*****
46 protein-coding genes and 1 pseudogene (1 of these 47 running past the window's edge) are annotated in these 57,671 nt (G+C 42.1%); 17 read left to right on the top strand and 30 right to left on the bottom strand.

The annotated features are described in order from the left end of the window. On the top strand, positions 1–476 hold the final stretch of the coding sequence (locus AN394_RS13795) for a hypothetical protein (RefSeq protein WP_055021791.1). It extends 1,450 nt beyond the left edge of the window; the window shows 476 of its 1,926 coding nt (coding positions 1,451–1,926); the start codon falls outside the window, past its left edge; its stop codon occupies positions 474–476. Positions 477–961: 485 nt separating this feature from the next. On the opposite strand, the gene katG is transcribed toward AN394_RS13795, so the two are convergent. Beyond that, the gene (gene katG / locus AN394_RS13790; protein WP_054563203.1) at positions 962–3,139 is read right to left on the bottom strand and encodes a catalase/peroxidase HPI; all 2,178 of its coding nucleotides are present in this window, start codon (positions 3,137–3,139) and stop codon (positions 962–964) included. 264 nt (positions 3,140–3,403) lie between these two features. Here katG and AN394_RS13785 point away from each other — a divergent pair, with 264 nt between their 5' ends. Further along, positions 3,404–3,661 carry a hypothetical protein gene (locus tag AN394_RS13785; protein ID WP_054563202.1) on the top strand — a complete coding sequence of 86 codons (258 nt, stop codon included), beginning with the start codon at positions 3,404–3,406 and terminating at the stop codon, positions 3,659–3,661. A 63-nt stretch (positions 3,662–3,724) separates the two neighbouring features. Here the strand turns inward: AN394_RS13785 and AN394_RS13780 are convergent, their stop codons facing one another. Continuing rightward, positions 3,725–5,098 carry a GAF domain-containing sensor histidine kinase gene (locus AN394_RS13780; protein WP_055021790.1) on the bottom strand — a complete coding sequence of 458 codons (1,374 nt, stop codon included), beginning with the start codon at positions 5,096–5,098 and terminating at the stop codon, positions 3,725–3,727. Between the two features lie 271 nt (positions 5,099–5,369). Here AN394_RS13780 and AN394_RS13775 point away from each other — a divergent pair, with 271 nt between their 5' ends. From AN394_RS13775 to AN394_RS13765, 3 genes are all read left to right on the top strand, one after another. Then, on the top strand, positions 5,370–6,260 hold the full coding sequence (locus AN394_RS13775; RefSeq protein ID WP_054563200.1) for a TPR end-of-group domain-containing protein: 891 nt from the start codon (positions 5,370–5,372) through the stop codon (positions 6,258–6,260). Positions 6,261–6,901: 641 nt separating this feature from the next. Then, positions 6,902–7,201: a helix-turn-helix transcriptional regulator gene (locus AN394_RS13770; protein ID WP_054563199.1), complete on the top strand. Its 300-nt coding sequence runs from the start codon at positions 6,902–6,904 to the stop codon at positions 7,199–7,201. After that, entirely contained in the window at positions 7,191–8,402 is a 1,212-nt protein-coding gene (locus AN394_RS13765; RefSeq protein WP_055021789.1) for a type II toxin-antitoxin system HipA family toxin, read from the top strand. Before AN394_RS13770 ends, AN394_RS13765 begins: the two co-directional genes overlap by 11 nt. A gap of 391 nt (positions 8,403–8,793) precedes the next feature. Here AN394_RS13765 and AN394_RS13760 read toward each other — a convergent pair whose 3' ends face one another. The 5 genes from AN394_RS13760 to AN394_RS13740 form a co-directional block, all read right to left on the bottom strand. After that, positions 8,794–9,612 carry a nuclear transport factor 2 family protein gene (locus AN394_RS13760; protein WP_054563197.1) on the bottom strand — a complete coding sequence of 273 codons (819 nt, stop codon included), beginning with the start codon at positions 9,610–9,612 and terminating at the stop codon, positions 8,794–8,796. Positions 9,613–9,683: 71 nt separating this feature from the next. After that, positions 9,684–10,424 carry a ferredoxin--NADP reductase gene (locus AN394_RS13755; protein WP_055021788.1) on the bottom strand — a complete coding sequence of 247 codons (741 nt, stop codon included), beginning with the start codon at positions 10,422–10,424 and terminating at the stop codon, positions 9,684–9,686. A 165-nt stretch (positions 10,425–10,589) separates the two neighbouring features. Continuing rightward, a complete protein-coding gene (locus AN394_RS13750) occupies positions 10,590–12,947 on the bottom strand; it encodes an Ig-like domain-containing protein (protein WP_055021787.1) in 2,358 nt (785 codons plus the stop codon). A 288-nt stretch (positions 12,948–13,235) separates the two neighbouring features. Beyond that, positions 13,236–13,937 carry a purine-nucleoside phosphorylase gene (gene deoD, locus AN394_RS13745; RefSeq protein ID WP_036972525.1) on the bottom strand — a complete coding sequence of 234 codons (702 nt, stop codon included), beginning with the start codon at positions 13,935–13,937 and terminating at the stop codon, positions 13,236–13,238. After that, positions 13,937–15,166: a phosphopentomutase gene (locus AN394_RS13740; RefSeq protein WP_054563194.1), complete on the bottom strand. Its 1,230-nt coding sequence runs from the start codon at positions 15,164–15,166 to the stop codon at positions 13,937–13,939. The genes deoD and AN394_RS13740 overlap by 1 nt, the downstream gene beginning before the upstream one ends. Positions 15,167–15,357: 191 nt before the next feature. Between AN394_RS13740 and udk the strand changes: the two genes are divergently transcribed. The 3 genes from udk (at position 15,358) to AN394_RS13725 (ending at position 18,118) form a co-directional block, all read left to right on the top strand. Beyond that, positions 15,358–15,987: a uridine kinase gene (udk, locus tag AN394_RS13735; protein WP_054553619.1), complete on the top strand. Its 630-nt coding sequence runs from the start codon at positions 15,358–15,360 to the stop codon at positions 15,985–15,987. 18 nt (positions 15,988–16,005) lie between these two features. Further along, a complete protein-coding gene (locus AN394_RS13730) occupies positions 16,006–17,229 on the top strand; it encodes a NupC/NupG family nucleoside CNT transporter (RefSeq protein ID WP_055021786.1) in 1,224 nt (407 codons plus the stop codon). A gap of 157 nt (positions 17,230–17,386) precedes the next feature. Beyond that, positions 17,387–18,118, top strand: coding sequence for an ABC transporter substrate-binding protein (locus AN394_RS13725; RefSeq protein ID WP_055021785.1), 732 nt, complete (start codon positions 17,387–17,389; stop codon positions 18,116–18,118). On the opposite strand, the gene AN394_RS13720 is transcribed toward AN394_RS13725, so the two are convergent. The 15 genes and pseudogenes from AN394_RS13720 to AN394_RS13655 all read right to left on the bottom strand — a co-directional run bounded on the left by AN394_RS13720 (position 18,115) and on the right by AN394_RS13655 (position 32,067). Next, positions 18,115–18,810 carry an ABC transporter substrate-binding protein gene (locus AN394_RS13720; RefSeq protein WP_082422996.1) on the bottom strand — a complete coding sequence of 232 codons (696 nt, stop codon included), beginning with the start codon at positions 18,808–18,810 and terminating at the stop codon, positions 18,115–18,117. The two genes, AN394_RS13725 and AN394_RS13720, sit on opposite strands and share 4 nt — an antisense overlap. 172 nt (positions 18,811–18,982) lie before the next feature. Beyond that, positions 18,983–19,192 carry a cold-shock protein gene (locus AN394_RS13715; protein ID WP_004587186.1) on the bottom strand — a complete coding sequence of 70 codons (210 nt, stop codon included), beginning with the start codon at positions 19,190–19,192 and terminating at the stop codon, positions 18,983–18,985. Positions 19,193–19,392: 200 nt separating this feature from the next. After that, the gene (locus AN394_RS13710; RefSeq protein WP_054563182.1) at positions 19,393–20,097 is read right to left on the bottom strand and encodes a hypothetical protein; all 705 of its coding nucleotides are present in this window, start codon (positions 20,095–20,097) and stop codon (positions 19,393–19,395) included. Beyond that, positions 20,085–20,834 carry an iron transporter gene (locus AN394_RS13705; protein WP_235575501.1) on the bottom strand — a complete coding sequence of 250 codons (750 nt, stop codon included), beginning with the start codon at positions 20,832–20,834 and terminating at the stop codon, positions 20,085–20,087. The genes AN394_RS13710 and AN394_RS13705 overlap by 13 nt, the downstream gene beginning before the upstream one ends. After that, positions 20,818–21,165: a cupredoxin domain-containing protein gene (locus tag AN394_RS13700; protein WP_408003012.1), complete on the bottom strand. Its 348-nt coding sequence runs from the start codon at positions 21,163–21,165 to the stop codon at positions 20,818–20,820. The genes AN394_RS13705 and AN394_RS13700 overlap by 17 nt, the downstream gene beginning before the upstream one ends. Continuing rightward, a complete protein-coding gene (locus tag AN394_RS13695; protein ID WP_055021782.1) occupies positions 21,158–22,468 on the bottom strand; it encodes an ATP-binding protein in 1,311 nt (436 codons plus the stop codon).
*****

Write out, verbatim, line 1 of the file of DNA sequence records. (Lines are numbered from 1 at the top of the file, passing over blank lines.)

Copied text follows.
46 protein-coding genes and 1 pseudogene (1 of these 47 running past the window's edge) are annotated in these 57,671 nt (G+C 42.1%); 17 read left to right on the top strand and 30 right to left on the bottom strand.